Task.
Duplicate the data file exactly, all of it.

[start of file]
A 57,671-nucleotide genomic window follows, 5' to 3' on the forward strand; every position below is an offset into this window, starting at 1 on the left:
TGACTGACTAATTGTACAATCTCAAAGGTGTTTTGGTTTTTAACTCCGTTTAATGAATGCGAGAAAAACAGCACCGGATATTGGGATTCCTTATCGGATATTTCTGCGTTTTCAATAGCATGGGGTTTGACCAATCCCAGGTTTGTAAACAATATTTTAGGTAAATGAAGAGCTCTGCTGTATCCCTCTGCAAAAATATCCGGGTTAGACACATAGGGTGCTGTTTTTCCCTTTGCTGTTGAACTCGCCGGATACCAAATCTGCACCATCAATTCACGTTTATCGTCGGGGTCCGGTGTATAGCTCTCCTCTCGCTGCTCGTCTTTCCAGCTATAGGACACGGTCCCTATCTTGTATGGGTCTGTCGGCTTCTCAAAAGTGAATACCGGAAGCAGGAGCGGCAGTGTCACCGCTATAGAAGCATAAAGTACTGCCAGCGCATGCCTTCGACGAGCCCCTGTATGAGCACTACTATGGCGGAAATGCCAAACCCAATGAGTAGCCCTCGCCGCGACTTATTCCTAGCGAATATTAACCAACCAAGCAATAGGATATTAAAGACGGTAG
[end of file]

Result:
A 57,671-nucleotide genomic window follows, 5' to 3' on the forward strand; every position below is an offset into this window, starting at 1 on the left:
TGACTGACTAATTGTACAATCTCAAAGGTGTTTTGGTTTTTAACTCCGTTTAATGAATGCGAGAAAAACAGCACCGGATATTGGGATTCCTTATCGGATATTTCTGCGTTTTCAATAGCATGGGGTTTGACCAATCCCAGGTTTGTAAACAATATTTTAGGTAAATGAAGAGCTCTGCTGTATCCCTCTGCAAAAATATCCGGGTTAGACACATAGGGTGCTGTTTTTCCCTTTGCTGTTGAACTCGCCGGATACCAAATCTGCACCATCAATTCACGTTTATCGTCGGGGTCCGGTGTATAGCTCTCCTCTCGCTGCTCGTCTTTCCAGCTATAGGACACGGTCCCTATCTTGTATGGGTCTGTCGGCTTCTCAAAAGTGAATACCGGAAGCAGGAGCGGCAGTGTCACCGCTATAGAAGCATAAAGTACTGCCAGCGCATGCCTTCGACGAGCCCCTGTATGAGCACTACTATGGCGGAAATGCCAAACCCAATGAGTAGCCCTCGCCGCGACTTATTCCTAGCGAATATTAACCAACCAAGCAATAGGATATTAAAGACGGTAG